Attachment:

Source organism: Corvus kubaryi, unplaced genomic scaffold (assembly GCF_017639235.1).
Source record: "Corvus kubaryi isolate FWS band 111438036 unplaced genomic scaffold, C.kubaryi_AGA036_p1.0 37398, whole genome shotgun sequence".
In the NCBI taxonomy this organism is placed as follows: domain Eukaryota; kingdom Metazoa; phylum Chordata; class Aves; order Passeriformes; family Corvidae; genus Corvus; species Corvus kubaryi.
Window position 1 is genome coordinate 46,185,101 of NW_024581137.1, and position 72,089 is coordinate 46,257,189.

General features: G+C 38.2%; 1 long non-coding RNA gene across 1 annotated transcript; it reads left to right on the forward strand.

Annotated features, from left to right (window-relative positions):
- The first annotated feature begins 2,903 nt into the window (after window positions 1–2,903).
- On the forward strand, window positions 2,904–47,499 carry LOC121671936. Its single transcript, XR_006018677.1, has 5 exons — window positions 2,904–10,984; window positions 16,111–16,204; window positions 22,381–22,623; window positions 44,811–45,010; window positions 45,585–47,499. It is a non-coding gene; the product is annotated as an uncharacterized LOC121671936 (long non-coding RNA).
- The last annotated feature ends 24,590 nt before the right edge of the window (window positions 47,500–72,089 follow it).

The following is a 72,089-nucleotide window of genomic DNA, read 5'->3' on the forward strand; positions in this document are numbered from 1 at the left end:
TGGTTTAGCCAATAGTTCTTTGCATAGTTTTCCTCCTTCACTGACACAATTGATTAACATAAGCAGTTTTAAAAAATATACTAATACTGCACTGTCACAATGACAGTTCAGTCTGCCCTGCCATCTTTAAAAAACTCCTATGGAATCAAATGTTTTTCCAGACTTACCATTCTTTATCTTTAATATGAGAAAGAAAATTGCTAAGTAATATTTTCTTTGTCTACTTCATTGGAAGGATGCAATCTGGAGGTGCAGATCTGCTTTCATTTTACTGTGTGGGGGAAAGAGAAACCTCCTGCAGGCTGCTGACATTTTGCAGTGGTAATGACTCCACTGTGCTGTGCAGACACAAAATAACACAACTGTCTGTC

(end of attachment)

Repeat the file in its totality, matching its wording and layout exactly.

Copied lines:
Source organism: Corvus kubaryi, unplaced genomic scaffold (assembly GCF_017639235.1).
Source record: "Corvus kubaryi isolate FWS band 111438036 unplaced genomic scaffold, C.kubaryi_AGA036_p1.0 37398, whole genome shotgun sequence".
In the NCBI taxonomy this organism is placed as follows: domain Eukaryota; kingdom Metazoa; phylum Chordata; class Aves; order Passeriformes; family Corvidae; genus Corvus; species Corvus kubaryi.
Window position 1 is genome coordinate 46,185,101 of NW_024581137.1, and position 72,089 is coordinate 46,257,189.

General features: G+C 38.2%; 1 long non-coding RNA gene across 1 annotated transcript; it reads left to right on the forward strand.

Annotated features, from left to right (window-relative positions):
- The first annotated feature begins 2,903 nt into the window (after window positions 1–2,903).
- On the forward strand, window positions 2,904–47,499 carry LOC121671936. Its single transcript, XR_006018677.1, has 5 exons — window positions 2,904–10,984; window positions 16,111–16,204; window positions 22,381–22,623; window positions 44,811–45,010; window positions 45,585–47,499. It is a non-coding gene; the product is annotated as an uncharacterized LOC121671936 (long non-coding RNA).
- The last annotated feature ends 24,590 nt before the right edge of the window (window positions 47,500–72,089 follow it).

The following is a 72,089-nucleotide window of genomic DNA, read 5'->3' on the forward strand; positions in this document are numbered from 1 at the left end:
TGGTTTAGCCAATAGTTCTTTGCATAGTTTTCCTCCTTCACTGACACAATTGATTAACATAAGCAGTTTTAAAAAATATACTAATACTGCACTGTCACAATGACAGTTCAGTCTGCCCTGCCATCTTTAAAAAACTCCTATGGAATCAAATGTTTTTCCAGACTTACCATTCTTTATCTTTAATATGAGAAAGAAAATTGCTAAGTAATATTTTCTTTGTCTACTTCATTGGAAGGATGCAATCTGGAGGTGCAGATCTGCTTTCATTTTACTGTGTGGGGGAAAGAGAAACCTCCTGCAGGCTGCTGACATTTTGCAGTGGTAATGACTCCACTGTGCTGTGCAGACACAAAATAACACAACTGTCTGTC